"That's been real exciting to see players step up and play on the power play, or play on the penalty kill, or contribute offensively that didn't consistently do it last year," McAteer said. "It's been really encouraging to see that in our program. We know that every game that someone can step up, and it's not just relying on one person or one line."

The team's new starting goaltender has also emerged as a somewhat unlikely hero. Entering the year, the Auggies were counting on senior Rebecca Sonnek to tend their net after a tremendous campaign last year. That plan changed quickly just 51 minutes and 57 seconds into the season when Sonnek went down with an injury in the team's opening night loss to St. Scholastica.

At that juncture, junior McKenna Manalli was thrust into unfamiliar territory as a full-time starter in goal, but the circumstances have hardly been overwhelming for her. Since coming in for Sonnek, Manalli has backstopped the Auggies to six consecutive victories while turning aside 94 percent of the shots she's faced. According to McAteer, that has helped to bring out the best in Augsburg as they've held opponents to just 17 shots per game and 1.29 goals per outing. 

"She's done an incredible job with very little game experience and no MIAC experience," McAteer said. "Every game she's gotten better and better. In her first two years she worked hard to fundamentally get better in terms of her technical skills, depth and rebound control. To see her step in and battle, and have her confidence grow each game, it's been so inspiring. Our team has rallied behind her while she's done everything we've asked of her."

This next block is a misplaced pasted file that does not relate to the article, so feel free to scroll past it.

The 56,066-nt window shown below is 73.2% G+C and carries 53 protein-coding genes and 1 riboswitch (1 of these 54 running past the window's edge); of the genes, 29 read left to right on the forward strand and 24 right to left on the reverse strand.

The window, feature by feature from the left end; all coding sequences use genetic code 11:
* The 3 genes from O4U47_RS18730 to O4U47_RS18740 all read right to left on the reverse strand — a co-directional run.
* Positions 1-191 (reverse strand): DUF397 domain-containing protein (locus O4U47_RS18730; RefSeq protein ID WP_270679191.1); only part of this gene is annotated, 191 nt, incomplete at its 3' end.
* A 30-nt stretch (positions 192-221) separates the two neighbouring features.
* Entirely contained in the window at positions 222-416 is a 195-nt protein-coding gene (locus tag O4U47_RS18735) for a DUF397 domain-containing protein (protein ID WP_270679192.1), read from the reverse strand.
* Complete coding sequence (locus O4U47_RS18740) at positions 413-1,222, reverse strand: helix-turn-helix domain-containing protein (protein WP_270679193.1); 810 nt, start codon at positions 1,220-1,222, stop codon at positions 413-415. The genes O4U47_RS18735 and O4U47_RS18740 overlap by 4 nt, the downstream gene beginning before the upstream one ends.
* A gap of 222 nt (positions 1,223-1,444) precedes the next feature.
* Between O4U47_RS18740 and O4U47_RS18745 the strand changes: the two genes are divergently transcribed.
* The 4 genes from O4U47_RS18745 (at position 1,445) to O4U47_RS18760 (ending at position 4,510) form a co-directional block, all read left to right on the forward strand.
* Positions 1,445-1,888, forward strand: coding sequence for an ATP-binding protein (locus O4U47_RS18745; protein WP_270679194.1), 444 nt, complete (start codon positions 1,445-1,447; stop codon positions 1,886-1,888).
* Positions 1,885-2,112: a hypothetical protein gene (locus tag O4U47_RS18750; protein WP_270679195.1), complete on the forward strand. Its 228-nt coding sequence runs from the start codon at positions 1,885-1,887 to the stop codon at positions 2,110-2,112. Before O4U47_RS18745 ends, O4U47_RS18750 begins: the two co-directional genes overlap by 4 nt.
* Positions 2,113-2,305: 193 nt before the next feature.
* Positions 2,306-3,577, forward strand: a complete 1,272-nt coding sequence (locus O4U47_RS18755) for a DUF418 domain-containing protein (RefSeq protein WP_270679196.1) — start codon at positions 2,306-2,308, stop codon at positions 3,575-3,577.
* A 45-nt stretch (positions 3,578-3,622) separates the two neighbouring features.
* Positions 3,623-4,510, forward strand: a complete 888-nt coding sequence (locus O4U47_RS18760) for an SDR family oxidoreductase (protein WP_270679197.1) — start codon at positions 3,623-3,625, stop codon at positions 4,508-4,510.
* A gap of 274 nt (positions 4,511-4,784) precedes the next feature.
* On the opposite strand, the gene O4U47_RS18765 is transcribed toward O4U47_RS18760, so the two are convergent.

That has helped to tie the total package together for the Auggie women, and it's a total package they'll need for this weekend's battles with the Tommies and beyond. 

Meanwhile, the Auggie men find themselves in search of a greater altitude under head coach Chris Brown. In the season following a close NCAA tournament loss to St. Norbert, the reigning MIAC tournament champions have started with eight straight wins and a spot at No. 4 in the latest D3hockey.com poll despite playing 75 percent of its games on the road. Those results have Brown believing the experience may pay off even further down the road. 

"We go into each season trying to get off to a fast start," Brown said. "This year has been so interesting because we've only had two home games. We've had two neutral site and four more road games. I think it's been good for us to have that challenge of playing in other rinks, and traveling, and getting off the bus. We knew going in that we'd have to be at our best because it would be a challenge playing so few home games in the first semester. I think when you look at that schedule, guys know it's not going to be easy. They've done a good job of preparing..... I didn't really know where we'd be because it was so tough. We had to grind out some tough, tough games."

Some of those tough games on the road included an overtime opener against Gustavus Adolphus and a come-from-behind victory over UW-River Falls that wasn't decided until the final minute of regulation. Lately, Brown feels his offense has taken over to alleviate some of that tight game pressure, with outputs of five goals or more in the last four games, and no game in that span has had a margin tighter than three goals. Senior Nate Flynn leads the way up front, and continues to torch opposing defenses with a team-high five goals after a confidence building 30 point campaign as a junior. In the eyes of Brown, his contributions extend well beyond that while also serving as the team's captain.